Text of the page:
Forrest Evans

Pining for Persephone


Love is a dog from hell
I forgot to stop feeding.
But there are worse evils—
like bored, southern Christians.
You can’t be free and
happy all at the same time.

Hell is largely filled with the
believers, conquerors, and the retired.
“The heat shouldn’t scare
you as much as the critters.”
But no one thinks of the
dew after the fog or
the moist spot after sex
as lovely or poetic.

She is a breed I should have
walked past or shooed with the flies.
Instead, I love a woman, a Persephone,
meant to spend half a life in hell.
Please, save me— I am
choosing to be here and
she no longer is in the south.

Please, someone find my
letter on the radio.
It is not too late to sing about me.
Regardless of the heat,
there are no flames here.
Only the dogs sneak out
for affection and company—
I wonder why.


Every time my heart pains
it rains on a tiny town in
Tennessee. Franklin, I think.
And I am truly sorry to the
people there. Somewhere,
between secretly wanting to make
love to her and forgetting to
feed the cat— I miss her. I know
that doesn’t make sense now.
But to me, the forecast
is terrible. Some days
are mild and dry, and
for others, it storms for days.
And now, I don’t know why.

Every flicker of the heart,
every bloody little flicker.
There is nothing they can do.
Some of it is magic,
and for the rest, it’s dust.
Whether the sun is high or
the rain beats down
on their gardens—
The people of Franklin are
always ready for the worst,
the present or the pleasant.
They, too, are waiting for a
better season of weather or love.


“I have to be protective.”

The safest way to show I miss you
is by buying your favorite ice cream
that I don't care for. You're not here
and this Riesling has instigated
too much. The ice cream is alright,
though it's trivial because
I secretly think I may like it.
It's not what I desire waiting at home.
I thought we'd do that for one another.

The ice cream and guilt,
I eat it with chocolate, confusion
or lonely with long Harryhausen films.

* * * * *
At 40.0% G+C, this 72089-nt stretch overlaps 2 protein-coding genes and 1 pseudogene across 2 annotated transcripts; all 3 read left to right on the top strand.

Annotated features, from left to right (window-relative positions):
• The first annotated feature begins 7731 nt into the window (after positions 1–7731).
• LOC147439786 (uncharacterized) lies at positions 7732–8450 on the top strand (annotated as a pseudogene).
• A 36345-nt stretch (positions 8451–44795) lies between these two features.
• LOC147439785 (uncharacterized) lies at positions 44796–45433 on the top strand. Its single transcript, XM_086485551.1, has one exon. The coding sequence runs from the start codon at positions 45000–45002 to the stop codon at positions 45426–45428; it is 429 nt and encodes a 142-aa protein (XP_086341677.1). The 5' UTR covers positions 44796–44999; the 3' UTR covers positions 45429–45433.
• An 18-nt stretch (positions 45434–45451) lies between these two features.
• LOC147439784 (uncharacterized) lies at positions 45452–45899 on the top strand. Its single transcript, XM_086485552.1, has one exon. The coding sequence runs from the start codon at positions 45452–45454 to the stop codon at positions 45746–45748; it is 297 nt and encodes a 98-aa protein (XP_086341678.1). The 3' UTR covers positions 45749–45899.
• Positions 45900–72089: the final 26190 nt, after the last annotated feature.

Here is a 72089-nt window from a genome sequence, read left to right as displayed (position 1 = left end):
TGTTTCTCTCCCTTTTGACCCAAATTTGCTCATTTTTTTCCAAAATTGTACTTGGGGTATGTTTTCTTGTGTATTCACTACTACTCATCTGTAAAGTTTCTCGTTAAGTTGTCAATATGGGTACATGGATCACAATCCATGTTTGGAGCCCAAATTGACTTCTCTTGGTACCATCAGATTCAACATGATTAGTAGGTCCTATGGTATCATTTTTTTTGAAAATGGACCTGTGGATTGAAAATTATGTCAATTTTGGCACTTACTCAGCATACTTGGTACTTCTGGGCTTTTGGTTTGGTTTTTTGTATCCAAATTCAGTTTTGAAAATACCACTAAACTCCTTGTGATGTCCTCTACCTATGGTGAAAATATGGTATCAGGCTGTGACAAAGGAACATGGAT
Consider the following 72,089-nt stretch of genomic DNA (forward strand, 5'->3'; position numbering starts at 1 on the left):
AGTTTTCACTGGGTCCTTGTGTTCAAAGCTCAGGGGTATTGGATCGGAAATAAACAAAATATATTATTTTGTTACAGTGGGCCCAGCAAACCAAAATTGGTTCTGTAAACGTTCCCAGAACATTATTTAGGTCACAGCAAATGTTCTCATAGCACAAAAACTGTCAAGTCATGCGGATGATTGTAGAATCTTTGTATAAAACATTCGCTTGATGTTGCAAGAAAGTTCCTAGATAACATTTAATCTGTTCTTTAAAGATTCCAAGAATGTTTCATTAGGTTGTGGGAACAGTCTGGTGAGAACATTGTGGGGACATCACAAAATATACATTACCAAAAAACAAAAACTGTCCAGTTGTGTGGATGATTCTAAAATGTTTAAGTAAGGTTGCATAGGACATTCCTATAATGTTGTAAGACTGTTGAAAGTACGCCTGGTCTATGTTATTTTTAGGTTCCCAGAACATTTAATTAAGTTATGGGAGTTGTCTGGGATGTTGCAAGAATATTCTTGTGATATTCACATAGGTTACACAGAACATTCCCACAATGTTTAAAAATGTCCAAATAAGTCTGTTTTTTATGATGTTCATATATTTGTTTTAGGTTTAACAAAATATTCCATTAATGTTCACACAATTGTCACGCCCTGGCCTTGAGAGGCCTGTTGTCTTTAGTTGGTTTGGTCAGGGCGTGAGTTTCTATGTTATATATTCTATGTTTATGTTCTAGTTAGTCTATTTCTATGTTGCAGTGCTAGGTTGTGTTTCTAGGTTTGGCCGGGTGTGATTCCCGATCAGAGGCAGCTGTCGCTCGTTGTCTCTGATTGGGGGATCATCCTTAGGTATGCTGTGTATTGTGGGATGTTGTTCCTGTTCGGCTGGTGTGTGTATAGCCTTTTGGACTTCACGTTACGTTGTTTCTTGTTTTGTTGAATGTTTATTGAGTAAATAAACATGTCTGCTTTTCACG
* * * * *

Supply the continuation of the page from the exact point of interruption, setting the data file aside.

“You have to be more attentive.”
I have to before the ice and broccoli
become too old sitting next to a reminder.
Soon the peas will again recite,
“What is last year's snow to me,
Last year's anything?”
And most of us don't like peas
so it's excusable and cute.

I so achingly want to come home
and leave the world at the door;
as young lovers have laid
plighting troth beneath love’s snow.
Truly, what is last year’s snow to me,
last year’s anything?
I’m holding on to the existence of
this ice cream and always having it.
It always feels nice to have something
of you waiting at home.
No matter how cold and brief;
no matter how much or little it is of you.


She’s talking about saving her soul
and reasons to vote years ago.
I want to watch her rub grease
on her scalp and talk “work bullshit,”
and how if I don’t take out the kitchen
trash it will reflect my choices.
“If you ain’t never had it,
how do you know your dreams
aren’t hallucinations?”

You can’t be happy
or horny all the time.
I truly wanted to ask her to spend
the night for the rest of her life.
But she’s too worried about
what will happen after life.
You can’t talk a southern woman
into taking a Riesling over sugar cane.
Whatever they do after life, she
is more concerned with.
And to a degree, I am too, not at this
moment. I choice all of it
to be colored with her.

The dead will always be more.
They all mean more than the living.
I love a woman dying to be free,
dying to be loved— in her way.
That’s too bad; I’ve sworn off masses
for the unborn and any similar rituals.
My love is alive and not for that magic.

Forrest Evans writes short stories and poems, and works as a librarian in Georgia and Alabama. She recently received her B.A. in English from Fort Valley State University and is a graduate student at The University of Alabama. “Pining for Persephone” is her first publication.